Today’s featured plant is Common Yarrow, Achillea millefolium.
Common yarrow is also known as yarrow, milfoil, Old Man’s Pepper, Soldier’s Woundwort, Knight’s Milfoil, Herbe Militaris, Thousand Weed, Nose Bleed, Carpenter’s Weed, Bloodwort, Staunchweed, Sanguinary, Devil’s Nettle, Devil’s Plaything, Bad Man’s Plaything, and Yarroway. (From A Modern Herbal)
Range and Identification of Common Yarrow
Common yarrow is native to North American and Eurasia and can be found throughout the entire continent of North America (see USDA range map for yarrow). It prefers full sun and dry conditions, and can be found along roadsides and ditches, in prairies, in gardens and other disturbed soils. It is a most excellent weed, spreading like wildfire once established. I, silly girl that I am, purchased yarrow because of its medicinal use. It quickly jumped out of the tidy herb bed designated for it, and now roams wild throughout my garden, in my lawn (it holds up to mowing) and all over our property. It’s just fine with poor soil and drought.
Common yarrow is a perennial that grows in low clumps of ferm-like greenery close to the ground with upright flower stalks. It spreads via rhizomes (boy, does it spread) and can also readily propagate by seed.
The plant grows from 1-3′ (30-90 cm) tall. Leaves are fern-like, about 6″ (15 cm) long. They are larger at the base and progressively smaller up the stem. The entire plant has a strong musky scent when crushed, similar to sage.
Flowers are typically white or shades of pink, although other colors have now been bred. The seed I purchased was for a pastel blend. The flower clusters are are small, about 2-4″ (5-10 cm), and are made up of around 5 tiny (1/4″ (.6 cm)) flowers. (See Wildflowers of Wisconsin for more information.)
Common Yarrow for Food and Medicine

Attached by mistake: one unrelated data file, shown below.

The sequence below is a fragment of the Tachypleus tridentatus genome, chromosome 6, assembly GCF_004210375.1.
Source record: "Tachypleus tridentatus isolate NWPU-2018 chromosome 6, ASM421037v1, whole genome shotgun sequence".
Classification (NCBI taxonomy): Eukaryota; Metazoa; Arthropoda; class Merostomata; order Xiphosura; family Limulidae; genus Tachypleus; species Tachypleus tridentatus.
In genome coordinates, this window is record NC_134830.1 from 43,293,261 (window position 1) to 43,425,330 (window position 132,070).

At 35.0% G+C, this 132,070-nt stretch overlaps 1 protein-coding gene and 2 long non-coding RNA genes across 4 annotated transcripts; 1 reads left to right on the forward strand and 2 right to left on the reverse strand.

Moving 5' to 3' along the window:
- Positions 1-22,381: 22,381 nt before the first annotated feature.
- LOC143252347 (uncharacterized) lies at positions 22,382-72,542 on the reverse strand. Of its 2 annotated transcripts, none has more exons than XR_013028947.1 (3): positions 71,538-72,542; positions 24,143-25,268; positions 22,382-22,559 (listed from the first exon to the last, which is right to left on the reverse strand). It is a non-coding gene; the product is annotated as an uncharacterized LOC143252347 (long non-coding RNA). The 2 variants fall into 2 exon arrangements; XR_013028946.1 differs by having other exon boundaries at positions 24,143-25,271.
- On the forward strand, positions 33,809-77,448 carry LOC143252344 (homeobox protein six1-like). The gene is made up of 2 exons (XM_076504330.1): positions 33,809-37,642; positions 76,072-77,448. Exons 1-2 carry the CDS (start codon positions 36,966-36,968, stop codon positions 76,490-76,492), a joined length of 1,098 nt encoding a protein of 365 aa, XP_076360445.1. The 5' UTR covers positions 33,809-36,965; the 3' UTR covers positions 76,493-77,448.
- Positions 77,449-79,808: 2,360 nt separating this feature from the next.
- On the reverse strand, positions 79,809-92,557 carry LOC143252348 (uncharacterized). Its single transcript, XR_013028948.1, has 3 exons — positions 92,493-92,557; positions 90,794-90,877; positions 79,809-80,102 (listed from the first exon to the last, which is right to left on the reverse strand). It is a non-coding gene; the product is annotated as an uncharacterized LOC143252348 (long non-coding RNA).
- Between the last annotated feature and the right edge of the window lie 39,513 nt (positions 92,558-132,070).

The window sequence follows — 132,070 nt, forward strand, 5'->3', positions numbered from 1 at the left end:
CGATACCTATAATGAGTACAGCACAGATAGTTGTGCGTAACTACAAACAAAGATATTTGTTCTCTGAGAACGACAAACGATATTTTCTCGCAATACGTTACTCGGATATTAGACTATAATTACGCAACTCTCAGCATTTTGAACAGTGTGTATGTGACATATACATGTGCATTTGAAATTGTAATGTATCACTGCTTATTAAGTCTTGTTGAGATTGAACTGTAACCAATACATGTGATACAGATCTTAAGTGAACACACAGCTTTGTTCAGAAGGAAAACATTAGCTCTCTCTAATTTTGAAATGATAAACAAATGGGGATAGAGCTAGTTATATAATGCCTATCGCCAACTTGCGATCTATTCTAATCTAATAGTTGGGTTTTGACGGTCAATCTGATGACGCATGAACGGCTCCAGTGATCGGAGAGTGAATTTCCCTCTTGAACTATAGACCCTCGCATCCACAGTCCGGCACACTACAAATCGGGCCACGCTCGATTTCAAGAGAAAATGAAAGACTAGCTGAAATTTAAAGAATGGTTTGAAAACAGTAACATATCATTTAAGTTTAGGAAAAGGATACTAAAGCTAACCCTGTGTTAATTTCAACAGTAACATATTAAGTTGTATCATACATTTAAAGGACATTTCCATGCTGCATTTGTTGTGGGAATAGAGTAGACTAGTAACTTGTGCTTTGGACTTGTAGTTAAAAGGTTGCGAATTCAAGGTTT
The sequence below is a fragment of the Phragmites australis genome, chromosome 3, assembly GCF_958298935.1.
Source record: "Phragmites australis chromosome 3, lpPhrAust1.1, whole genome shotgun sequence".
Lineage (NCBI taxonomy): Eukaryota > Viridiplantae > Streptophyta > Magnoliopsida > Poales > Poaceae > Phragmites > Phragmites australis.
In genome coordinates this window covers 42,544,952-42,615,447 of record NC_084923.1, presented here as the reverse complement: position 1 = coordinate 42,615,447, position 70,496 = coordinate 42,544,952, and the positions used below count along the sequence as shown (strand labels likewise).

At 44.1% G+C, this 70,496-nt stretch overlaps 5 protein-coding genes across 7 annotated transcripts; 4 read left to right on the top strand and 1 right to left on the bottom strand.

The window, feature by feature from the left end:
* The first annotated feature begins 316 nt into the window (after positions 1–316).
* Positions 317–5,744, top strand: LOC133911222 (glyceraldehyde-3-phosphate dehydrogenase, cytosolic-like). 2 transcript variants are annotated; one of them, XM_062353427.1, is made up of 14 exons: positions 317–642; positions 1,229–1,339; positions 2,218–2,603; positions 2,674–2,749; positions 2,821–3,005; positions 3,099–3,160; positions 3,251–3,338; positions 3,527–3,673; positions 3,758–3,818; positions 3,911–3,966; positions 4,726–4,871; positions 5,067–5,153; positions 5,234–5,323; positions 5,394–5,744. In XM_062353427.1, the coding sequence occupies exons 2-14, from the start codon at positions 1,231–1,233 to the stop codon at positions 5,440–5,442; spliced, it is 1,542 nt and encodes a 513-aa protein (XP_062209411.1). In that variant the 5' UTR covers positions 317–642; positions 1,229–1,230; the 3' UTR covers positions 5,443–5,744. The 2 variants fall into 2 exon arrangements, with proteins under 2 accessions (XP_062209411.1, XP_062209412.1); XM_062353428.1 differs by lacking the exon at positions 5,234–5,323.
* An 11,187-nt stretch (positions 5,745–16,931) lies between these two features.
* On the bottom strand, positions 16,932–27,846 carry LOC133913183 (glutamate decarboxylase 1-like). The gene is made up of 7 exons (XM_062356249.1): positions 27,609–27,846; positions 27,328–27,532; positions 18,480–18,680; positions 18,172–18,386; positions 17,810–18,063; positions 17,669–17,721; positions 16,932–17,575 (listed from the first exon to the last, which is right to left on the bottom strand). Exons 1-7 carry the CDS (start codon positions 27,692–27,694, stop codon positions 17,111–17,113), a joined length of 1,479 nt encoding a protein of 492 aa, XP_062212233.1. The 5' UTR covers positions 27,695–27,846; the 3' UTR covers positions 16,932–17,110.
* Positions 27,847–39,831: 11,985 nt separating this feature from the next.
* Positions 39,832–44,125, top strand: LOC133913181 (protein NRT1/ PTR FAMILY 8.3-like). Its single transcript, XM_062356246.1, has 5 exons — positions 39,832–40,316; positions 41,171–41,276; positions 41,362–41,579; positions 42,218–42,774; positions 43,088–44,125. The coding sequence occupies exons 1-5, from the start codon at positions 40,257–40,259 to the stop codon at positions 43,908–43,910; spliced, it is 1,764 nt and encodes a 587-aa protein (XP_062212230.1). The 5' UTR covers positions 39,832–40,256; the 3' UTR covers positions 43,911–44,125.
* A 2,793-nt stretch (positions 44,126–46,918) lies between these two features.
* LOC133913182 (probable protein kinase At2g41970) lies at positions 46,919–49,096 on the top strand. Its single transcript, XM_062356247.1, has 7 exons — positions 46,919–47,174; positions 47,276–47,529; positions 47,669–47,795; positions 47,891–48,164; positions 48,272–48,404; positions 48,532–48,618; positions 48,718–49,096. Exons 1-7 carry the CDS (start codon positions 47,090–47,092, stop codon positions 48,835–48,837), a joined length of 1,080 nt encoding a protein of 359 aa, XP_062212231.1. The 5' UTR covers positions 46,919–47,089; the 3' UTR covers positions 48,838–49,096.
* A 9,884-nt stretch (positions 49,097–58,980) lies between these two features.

Illinois Wildflowers lists the wildlife uses of common yarrow:
The nectar of the flowers attracts many kinds of insects, especially flies and wasps. Among the flies are such visitors as bee flies, Syrphid flies (including Drone flies), thick-headed flies, Tachinid flies, flesh flies, Anthomyiid flies, and others. Halictid and other short-tongued bees occasionally visitor the flowers, where they suck nectar and collect pollen. Many species of grasshoppers feed on Yarrow (see Grasshopper Table), as do several aphids, a seed bug, a flower thrips, leaf beetles, and caterpillars of some moths (see Insect Table). Sometimes Mordella spp. (Tumbling Flower Beetles) are found on the flowerheads. Because the foliage of Yarrow has a bitter and biting taste, it is rarely consumed by most mammalian herbivores. However, sheep will eat it when the opportunity arises.
Illinois Wildflowers has some better close up photos of common yarrow leaves, too. I realized mine could have been better when I was writing this post after dark. I’ve noticed the yarrow plants in my garden as always humming with some wee beastie or another.
Common yarrow leaves can be used for tea, or dried and used as a spice. Young leaves can be added to salad or boiled for greens. Personally, the flavor is rather strong for my taste. Apparently, it’s becoming popular with some chefs, as can be seen from this recipe for Shrimp with Yarrow and Lemon. Celtnet.org has an assortment of yarrow recipes, including several brews. Yarrow is a a time honored bitter for use in beer making. Google “yarrow recipes” for many more ideas.
Mother Earth Living highlights some medicinal uses of yarrow:
Yarrow’s most widespread function is to stop bleeding, which it is still used for today. It is said that Achilles used the plant to arrest the bleeding of his soldiers’ wounds—thus the name of the genus, Achillea, was derived. Seasoned hikers are usually aware of the blood-clotting and antimicrobial benefits of applying yarrow to their cuts. Yarrow may be applied directly, or used in a salve or poultice for minor cuts and wounds.
Yarrow has also been used as a remedy for cold and early fever, due to its diaphoretic properties. A tea may be prepared by steeping 1 teaspoon of dried yarrow in 1 cup of boiling water for 10 to 15 minutes. Drink 3 cups per day.
The herb has also gained notoriety for its anti-inflammatory abilities. Thus it has been used for a number of conditions, from intestinal and female reproductive tract inflammations to hemorrhoids. Aside from these major applications, yarrow was used for a hodgepodge of maladies, including baldness, urinary tract infections, hypertension, and dysentery.
Please visit HerbCompanion.com for additional information.
Here’s a video that shows how to use yarrow to treat a wound.
As always, any medical information is for informational purposes only. Always exercise caution when using any wild plants and make sure you have positively identified the plant. Some people may have an allergic reaction to this plant (especially if you are sensitive to members of the daisy family.)
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